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Chapter 2.11 Deep Beams and Diaphragms

Deep beams are, in essence, plates turned on their sides; a crude analogy but a visual aide in picturing the action of deep beams.

Figure 2.11.2 Deep Beam Section

Sometimes walls on the upper floors of buildings, or over basements, may be designed as dual action deep beams.

This chapter reviews a concrete deep beam, a SIP wall spanning over a void and floor diaphragms; all examples of deep beam action.

Approximation of End Strut Force (C) – ref. figure 2.6.6

Calculate Bar Area Tension in bars = M/deff = 400/1.24 = 324kN

Bar strength (tension) = 500N/mm²

Therefore, bar area needed = 324×10³/500 = 648mm²

A 16mm diameter reinforcement bar has an area of 201mm², so to provide this area of bar: Number of 20mm bars needed = 648/201 = 3.2 (round up to 4 bars)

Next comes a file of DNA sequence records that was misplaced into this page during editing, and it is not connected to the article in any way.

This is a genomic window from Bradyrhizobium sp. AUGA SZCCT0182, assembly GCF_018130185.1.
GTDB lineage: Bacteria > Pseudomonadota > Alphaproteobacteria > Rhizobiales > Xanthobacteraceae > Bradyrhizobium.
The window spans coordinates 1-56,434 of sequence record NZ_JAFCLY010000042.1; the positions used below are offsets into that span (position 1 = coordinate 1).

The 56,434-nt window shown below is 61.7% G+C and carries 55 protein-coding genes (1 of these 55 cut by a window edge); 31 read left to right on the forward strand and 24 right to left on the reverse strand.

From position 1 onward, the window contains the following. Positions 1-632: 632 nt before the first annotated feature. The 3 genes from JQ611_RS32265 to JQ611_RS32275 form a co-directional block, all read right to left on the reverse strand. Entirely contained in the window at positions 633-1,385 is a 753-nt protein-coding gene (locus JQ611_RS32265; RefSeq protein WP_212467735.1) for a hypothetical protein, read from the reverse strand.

Figure 2.11.5 Diaphragm Floor
Deep beams are, in essence, plates turned on their sides; a crude analogy but a visual aide in picturing the action of deep beams. Sometimes walls on the upper floors of buildings, or over basements, may be designed as dual action deep beams.

This chapter reviews a concrete deep beam, a SIP wall spanning over a void and floor diaphragms; all examples of deep beam action. In other words, like the previous example, the floor is a deep beam on its side. It transfers the wind force P by means of its nailed joints into the joists. At the other end of the floor is a ground floor cross wall. This cross wall collects the load P and transfers it into the foundations (like a deep beam).